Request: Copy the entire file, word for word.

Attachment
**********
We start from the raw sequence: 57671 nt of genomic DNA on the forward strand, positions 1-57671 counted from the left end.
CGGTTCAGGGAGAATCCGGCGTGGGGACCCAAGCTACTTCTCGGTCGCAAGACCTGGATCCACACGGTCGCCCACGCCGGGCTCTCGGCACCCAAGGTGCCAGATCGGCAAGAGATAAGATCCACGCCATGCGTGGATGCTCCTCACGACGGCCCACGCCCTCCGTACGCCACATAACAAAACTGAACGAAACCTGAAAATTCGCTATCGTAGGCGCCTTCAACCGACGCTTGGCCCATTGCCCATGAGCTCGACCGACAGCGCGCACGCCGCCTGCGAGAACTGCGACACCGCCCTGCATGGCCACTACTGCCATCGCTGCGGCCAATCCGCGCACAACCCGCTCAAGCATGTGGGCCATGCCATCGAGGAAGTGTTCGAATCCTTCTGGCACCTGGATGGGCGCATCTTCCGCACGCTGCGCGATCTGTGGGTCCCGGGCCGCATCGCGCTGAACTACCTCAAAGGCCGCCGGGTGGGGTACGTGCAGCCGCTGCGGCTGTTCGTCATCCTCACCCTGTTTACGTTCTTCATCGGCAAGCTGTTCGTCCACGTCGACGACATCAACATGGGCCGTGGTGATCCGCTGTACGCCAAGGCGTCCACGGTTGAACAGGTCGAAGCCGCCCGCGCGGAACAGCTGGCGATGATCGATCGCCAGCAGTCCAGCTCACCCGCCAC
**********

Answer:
We start from the raw sequence: 57671 nt of genomic DNA on the forward strand, positions 1-57671 counted from the left end.
CGGTTCAGGGAGAATCCGGCGTGGGGACCCAAGCTACTTCTCGGTCGCAAGACCTGGATCCACACGGTCGCCCACGCCGGGCTCTCGGCACCCAAGGTGCCAGATCGGCAAGAGATAAGATCCACGCCATGCGTGGATGCTCCTCACGACGGCCCACGCCCTCCGTACGCCACATAACAAAACTGAACGAAACCTGAAAATTCGCTATCGTAGGCGCCTTCAACCGACGCTTGGCCCATTGCCCATGAGCTCGACCGACAGCGCGCACGCCGCCTGCGAGAACTGCGACACCGCCCTGCATGGCCACTACTGCCATCGCTGCGGCCAATCCGCGCACAACCCGCTCAAGCATGTGGGCCATGCCATCGAGGAAGTGTTCGAATCCTTCTGGCACCTGGATGGGCGCATCTTCCGCACGCTGCGCGATCTGTGGGTCCCGGGCCGCATCGCGCTGAACTACCTCAAAGGCCGCCGGGTGGGGTACGTGCAGCCGCTGCGGCTGTTCGTCATCCTCACCCTGTTTACGTTCTTCATCGGCAAGCTGTTCGTCCACGTCGACGACATCAACATGGGCCGTGGTGATCCGCTGTACGCCAAGGCGTCCACGGTTGAACAGGTCGAAGCCGCCCGCGCGGAACAGCTGGCGATGATCGATCGCCAGCAGTCCAGCTCACCCGCCAC